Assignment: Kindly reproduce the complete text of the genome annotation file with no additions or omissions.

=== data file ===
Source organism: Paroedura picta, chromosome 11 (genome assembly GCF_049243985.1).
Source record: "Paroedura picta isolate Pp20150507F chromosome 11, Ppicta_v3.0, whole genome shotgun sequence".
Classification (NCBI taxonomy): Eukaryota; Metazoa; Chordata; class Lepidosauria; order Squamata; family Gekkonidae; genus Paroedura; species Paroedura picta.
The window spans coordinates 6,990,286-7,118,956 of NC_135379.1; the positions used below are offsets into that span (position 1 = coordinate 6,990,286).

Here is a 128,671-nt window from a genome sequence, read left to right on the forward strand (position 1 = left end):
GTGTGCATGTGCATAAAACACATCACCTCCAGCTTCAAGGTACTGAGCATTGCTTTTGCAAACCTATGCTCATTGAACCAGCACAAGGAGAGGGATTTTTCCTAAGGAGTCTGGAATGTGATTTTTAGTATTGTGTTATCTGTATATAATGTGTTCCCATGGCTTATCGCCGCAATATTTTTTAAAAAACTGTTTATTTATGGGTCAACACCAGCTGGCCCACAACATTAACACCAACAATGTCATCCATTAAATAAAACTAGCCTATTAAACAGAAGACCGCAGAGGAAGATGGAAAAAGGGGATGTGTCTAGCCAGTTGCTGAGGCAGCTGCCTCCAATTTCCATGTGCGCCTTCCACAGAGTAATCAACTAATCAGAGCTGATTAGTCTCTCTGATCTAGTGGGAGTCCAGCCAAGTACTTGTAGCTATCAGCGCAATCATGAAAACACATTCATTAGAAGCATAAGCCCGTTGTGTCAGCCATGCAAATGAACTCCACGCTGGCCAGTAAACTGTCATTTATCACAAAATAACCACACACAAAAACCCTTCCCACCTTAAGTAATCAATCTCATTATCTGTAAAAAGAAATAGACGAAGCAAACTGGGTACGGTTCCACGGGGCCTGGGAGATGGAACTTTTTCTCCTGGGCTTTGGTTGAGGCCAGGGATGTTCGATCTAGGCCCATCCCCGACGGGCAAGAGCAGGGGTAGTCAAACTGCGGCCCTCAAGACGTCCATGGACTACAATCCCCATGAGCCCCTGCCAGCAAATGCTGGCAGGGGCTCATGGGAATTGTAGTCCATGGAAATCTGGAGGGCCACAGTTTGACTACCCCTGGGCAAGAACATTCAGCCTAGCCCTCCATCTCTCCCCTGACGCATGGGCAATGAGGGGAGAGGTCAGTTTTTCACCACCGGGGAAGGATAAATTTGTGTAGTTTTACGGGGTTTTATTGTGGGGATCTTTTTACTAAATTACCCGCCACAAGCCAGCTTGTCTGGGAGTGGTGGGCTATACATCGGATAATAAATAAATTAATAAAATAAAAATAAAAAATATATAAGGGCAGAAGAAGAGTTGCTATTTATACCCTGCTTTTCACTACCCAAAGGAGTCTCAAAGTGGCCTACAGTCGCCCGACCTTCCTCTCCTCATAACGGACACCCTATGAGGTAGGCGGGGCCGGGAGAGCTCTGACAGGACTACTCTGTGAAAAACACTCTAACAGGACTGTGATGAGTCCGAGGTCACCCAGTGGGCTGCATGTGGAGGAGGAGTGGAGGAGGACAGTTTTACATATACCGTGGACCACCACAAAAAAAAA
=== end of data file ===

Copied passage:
Source organism: Paroedura picta, chromosome 11 (genome assembly GCF_049243985.1).
Source record: "Paroedura picta isolate Pp20150507F chromosome 11, Ppicta_v3.0, whole genome shotgun sequence".
Classification (NCBI taxonomy): Eukaryota; Metazoa; Chordata; class Lepidosauria; order Squamata; family Gekkonidae; genus Paroedura; species Paroedura picta.
The window spans coordinates 6,990,286-7,118,956 of NC_135379.1; the positions used below are offsets into that span (position 1 = coordinate 6,990,286).

Here is a 128,671-nt window from a genome sequence, read left to right on the forward strand (position 1 = left end):
GTGTGCATGTGCATAAAACACATCACCTCCAGCTTCAAGGTACTGAGCATTGCTTTTGCAAACCTATGCTCATTGAACCAGCACAAGGAGAGGGATTTTTCCTAAGGAGTCTGGAATGTGATTTTTAGTATTGTGTTATCTGTATATAATGTGTTCCCATGGCTTATCGCCGCAATATTTTTTAAAAAACTGTTTATTTATGGGTCAACACCAGCTGGCCCACAACATTAACACCAACAATGTCATCCATTAAATAAAACTAGCCTATTAAACAGAAGACCGCAGAGGAAGATGGAAAAAGGGGATGTGTCTAGCCAGTTGCTGAGGCAGCTGCCTCCAATTTCCATGTGCGCCTTCCACAGAGTAATCAACTAATCAGAGCTGATTAGTCTCTCTGATCTAGTGGGAGTCCAGCCAAGTACTTGTAGCTATCAGCGCAATCATGAAAACACATTCATTAGAAGCATAAGCCCGTTGTGTCAGCCATGCAAATGAACTCCACGCTGGCCAGTAAACTGTCATTTATCACAAAATAACCACACACAAAAACCCTTCCCACCTTAAGTAATCAATCTCATTATCTGTAAAAAGAAATAGACGAAGCAAACTGGGTACGGTTCCACGGGGCCTGGGAGATGGAACTTTTTCTCCTGGGCTTTGGTTGAGGCCAGGGATGTTCGATCTAGGCCCATCCCCGACGGGCAAGAGCAGGGGTAGTCAAACTGCGGCCCTCAAGACGTCCATGGACTACAATCCCCATGAGCCCCTGCCAGCAAATGCTGGCAGGGGCTCATGGGAATTGTAGTCCATGGAAATCTGGAGGGCCACAGTTTGACTACCCCTGGGCAAGAACATTCAGCCTAGCCCTCCATCTCTCCCCTGACGCATGGGCAATGAGGGGAGAGGTCAGTTTTTCACCACCGGGGAAGGATAAATTTGTGTAGTTTTACGGGGTTTTATTGTGGGGATCTTTTTACTAAATTACCCGCCACAAGCCAGCTTGTCTGGGAGTGGTGGGCTATACATCGGATAATAAATAAATTAATAAAATAAAAATAAAAAATATATAAGGGCAGAAGAAGAGTTGCTATTTATACCCTGCTTTTCACTACCCAAAGGAGTCTCAAAGTGGCCTACAGTCGCCCGACCTTCCTCTCCTCATAACGGACACCCTATGAGGTAGGCGGGGCCGGGAGAGCTCTGACAGGACTACTCTGTGAAAAACACTCTAACAGGACTGTGATGAGTCCGAGGTCACCCAGTGGGCTGCATGTGGAGGAGGAGTGGAGGAGGACAGTTTTACATATACCGTGGACCACCACAAAAAAAAA